The Cooking Method To Use If You Don't Like The Char Of Grilled Foods

There are two kinds of people in the world: those who like to roast marshmallows until they're burnt to a crisp and those who prefer to cook them until they're golden brown. Well, the same thing is true for practically all cooked food. Either you like a heavy, burnt, smoky flavor or prefer it to be toasted to perfection.

Charring food is a given when it comes to grilling. According to Unilever Food Solutions, when your food is charred, it's not the same as being burnt. Charred food is a type of intentional browning that can give a piece of food a beautifully balanced, smoky flavor. However, when your food is burnt, it's overcooked and is no longer edible.

Whether you're grilling up some hamburgers and hot dogs or sizzling up some summer shish kabobs, you're bound to get some blackened scorching here and there. However, this can become a problem for those who don't like this slightly burnt taste. Achieving a lightly caramelized flavor can be challenging, especially on the grill. So, how can you achieve the best of both worlds when you're trying to impress charred vs. non-charred guests? The answer lies in your cooking method.

The cooking method to use if you don't like charred food

Pulling off a perfect, smoky flavor can be difficult to accomplish if you aren't a fan of char. If you don't like the classic burnt barbequed taste, then grilling may not be your best bet. Instead, MasterClass suggests broiling your food. But what exactly is broiling? The Food Network states that grilling and broiling are very similar. Both use direct, dry heat to crust the exterior of whatever you're cooking. However, broiling is a setting on your oven that allows the heat to radiate from above, as opposed to below, like a grill.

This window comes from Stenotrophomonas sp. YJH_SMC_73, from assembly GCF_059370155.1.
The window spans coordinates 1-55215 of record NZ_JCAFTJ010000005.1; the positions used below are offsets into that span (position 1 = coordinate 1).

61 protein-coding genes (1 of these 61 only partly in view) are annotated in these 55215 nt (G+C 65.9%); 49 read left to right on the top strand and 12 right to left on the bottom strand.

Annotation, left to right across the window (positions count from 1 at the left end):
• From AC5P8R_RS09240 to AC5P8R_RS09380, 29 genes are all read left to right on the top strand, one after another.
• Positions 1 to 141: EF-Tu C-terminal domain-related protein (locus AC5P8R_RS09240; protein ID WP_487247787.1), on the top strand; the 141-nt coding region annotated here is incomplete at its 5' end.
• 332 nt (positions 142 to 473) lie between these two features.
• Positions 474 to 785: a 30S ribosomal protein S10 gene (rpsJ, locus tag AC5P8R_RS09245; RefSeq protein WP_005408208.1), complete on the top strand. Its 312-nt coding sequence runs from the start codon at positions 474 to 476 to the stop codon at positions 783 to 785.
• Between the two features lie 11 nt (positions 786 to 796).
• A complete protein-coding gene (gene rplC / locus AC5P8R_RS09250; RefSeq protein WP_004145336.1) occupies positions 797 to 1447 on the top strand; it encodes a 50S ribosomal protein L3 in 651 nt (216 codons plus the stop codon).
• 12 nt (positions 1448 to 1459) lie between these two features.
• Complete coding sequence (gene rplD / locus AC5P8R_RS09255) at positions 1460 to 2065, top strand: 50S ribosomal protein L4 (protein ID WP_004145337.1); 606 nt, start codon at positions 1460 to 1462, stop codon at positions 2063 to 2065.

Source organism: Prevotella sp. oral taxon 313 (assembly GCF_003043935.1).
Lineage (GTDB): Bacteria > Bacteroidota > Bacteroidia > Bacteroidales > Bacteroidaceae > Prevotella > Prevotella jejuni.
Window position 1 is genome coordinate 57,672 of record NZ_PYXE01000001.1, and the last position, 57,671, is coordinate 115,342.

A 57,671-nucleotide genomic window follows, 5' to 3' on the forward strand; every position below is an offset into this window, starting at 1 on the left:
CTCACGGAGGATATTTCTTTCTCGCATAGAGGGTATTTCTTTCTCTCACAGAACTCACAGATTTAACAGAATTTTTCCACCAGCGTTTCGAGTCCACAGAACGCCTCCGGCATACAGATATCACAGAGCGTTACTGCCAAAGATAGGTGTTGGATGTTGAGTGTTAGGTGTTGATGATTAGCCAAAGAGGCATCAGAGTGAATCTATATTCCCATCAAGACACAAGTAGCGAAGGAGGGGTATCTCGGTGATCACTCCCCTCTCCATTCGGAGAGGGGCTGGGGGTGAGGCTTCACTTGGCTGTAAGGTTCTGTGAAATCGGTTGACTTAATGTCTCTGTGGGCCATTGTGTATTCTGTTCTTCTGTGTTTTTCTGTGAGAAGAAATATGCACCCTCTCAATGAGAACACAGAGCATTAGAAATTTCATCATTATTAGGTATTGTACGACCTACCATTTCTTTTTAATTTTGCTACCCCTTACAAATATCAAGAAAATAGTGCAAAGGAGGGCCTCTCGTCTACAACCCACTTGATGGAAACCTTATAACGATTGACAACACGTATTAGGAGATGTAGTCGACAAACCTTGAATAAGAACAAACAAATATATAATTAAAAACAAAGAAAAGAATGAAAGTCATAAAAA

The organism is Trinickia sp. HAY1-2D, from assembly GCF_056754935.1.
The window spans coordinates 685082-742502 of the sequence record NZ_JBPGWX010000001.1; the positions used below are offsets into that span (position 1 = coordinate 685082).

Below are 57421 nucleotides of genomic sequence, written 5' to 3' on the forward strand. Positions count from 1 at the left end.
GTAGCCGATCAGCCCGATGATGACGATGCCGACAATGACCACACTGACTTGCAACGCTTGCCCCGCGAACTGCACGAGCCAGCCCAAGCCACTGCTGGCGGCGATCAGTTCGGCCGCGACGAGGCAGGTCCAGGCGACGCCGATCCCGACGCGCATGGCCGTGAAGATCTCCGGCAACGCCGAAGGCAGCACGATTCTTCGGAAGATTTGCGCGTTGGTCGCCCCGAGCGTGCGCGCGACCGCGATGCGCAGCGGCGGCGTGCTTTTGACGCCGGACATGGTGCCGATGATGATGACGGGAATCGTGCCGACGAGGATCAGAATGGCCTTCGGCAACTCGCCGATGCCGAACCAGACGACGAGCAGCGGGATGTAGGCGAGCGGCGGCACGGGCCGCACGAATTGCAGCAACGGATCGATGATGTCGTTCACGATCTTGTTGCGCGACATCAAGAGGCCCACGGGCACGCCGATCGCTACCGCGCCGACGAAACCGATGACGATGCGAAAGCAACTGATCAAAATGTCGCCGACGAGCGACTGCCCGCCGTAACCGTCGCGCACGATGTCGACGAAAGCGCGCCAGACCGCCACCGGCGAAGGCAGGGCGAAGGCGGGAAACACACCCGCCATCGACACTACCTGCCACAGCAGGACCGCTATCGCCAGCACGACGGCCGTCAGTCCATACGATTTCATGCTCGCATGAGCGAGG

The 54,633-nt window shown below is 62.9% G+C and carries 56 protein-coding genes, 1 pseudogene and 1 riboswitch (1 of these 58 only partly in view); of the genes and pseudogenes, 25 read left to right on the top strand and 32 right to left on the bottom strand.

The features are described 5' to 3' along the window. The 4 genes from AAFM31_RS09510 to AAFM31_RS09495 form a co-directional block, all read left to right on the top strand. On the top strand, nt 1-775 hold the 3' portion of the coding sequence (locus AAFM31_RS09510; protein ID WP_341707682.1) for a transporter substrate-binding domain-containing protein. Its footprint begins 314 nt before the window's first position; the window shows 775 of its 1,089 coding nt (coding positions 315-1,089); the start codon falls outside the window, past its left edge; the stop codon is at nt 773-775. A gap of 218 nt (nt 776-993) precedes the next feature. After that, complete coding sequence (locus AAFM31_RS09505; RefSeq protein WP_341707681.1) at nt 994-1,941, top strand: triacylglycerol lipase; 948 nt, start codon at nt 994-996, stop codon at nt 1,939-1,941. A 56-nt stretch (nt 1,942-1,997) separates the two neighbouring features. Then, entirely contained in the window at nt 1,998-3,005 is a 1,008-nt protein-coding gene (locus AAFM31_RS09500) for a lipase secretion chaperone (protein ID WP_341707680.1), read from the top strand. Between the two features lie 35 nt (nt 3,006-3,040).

Broiling is a great way to add a touch of color and crispiness to your meal without creating any char. This final step takes only a few minutes after roasting or baking your food. It's the perfect option if you're looking to brown the top of chicken breasts, pork tenderloin, steak strips, kabobs, and vegetables.

Learning how to use the broiler setting on your oven can take a bit of trial and error. Some ovens require you to keep your oven door slightly open while broiling to prevent your food from overheating and causing a fire. Be sure to read the manual that came with your stove or look up the make and model on the internet to learn more about how to broil your food safely.

Is eating burned food bad for you?

Golden brown food can be accomplished thanks to the broiler setting on your oven, but what if you like the taste of charred food? Many people wonder if slightly burnt food is bad for their health and if they should stop eating it altogether.

Many claims on the internet state that eating overcooked or burnt food causes cancer. According to WebMD, there are, in fact, animal studies that suggest the carcinogens from burnt or charred food could potentially harm the body, but overall it is inconclusive.

Registered dietician and nutritionist Janice Baker from Palomar Health says, "The poison is in the dose." Just like many foods, eating charred food should be consumed in moderation. Broiling is a great option if you want to eat less charred food from the grill. Baker also suggests that when in doubt, you can always "cut off any charred areas before [you] eat." This way, you don't lose the smoky, grilled flavor you love.